The mainstay of management is consistent and continuous weight reduction program. Even 5% weight loss cause resumption of menses and lower androgen levels. Estrogen – Progesterone Pill regularizes periods and combats mild hirsuitism. Oral Contraceptive (Ethinyl estradiol) with Antiandrogen (Cyproterone acetate 2mg) for 6 -12 cycles only at a time is indicated when a combination of hirsuitism, acne and seborrhea occur together. Insulin sensitizing agents (Metformin 1gm daily), helps the body utilize insulin more efficiently by effects on glucose metabolism in severe case of Acanthosis Nigricans. As a significant contributor to infertility later on adolescent PCOD  should  be  detected  in adolescence and at least during premarital counseling.

Pre-marital Counseling

Premarital counseling should be offered to any adolescent over 18 years of age and should emphasize on the following;

  1. Ideal age for marriage is between 20 and 30 years, though many are not lucky enough to get the right partner by then.
  2. Once married, do not delay the first pregnancy unless you are below 21.
  3. Do not forget a medical and gynecological check-up before marriage (to detect menstrual abnormalities, PCOD and vaginal infections) and obtain adequate information on contraceptives both conventional and emergency contraceptives.
  4. Rule out sexually transmitted diseases
  5. Avoid drugs during 2nd half of menstrual cycle as fertilization occurs around 14th day.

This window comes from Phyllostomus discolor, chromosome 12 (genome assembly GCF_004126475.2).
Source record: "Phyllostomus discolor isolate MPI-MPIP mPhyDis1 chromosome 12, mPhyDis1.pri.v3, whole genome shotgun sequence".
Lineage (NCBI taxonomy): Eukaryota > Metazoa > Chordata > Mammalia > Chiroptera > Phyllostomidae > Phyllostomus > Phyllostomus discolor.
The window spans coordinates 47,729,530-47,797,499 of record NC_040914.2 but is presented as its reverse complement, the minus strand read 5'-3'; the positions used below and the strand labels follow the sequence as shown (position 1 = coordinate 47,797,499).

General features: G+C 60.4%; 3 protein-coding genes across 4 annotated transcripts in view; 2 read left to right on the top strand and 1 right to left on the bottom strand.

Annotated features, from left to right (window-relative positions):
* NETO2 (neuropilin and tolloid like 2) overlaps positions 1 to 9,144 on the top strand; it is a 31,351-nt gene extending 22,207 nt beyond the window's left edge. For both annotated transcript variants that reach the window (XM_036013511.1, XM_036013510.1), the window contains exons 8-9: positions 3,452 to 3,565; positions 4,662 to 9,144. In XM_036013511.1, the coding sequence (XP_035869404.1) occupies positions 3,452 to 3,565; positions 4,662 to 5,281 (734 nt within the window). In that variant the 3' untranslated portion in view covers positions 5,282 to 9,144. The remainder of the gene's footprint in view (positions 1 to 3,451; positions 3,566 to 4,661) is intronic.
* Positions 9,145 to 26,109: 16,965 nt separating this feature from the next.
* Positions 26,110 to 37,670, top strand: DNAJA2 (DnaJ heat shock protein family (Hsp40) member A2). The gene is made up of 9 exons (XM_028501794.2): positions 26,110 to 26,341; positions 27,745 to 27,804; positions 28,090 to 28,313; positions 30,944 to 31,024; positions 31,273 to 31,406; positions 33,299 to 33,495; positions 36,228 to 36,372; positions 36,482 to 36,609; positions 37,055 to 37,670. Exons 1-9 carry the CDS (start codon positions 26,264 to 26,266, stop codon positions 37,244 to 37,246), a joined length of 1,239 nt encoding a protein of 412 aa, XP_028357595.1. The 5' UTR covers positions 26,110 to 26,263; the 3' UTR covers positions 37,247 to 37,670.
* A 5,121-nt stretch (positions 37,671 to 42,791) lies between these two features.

6. Remember that perinatal intake of folic acid could prevent neural tube defects in the baby.
  7. Avoid intrauterine infections to prevent low birth weight, small head, deafness, cataract, various birth defects. Avoid Toxoplasmosis by not eating improperly cooked meat and avoiding contact with cat faces during gardening. Rubella (German measles) could be avoided by taking MMR vaccine at 15 months of age and Rubella vaccine at adolescence or even later.
  8. Sexuality education is a must to avoid marital disharmony.

Sexuality is a boon given to mankind alone by the almighty. It is the sum total of one’s thinking, behaviour and attitude. Sexuality is becoming comfortable with one’s own body, emotions and feelings. To develop a positive sexuality concept one has to free the mind from all fears, misconceptions, myths and complexes. Evolving healthy sexuality has to be a lifelong process.

End Note

Author Information

Dr. M K C Nair, MD, PhD, M.Med.Sc., MBA, MA, DCH, FIAP, FIACAM,
PG Diploma in Counseling & Ultrasonography,
Professor of Pediatrics & Epidemiology;
Director, Child Development Centre,
Medical College Campus, Thiruvananthapuram, Kerala.   

Conflict of Interest: None declared

References

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  3. MKC Nair, Mini K Paul, Babu George. Counselling.In: Bhave’s Text Book of Adolescent Medicine. Eds .Swati Y Bhave, MKC Nair, A Parthasarathy, PSN Menon, Donald Gradanus. Published by Jaypee  Br o t h e r s  Medical Publishers Limited, New Delhi, 2006; p837-843.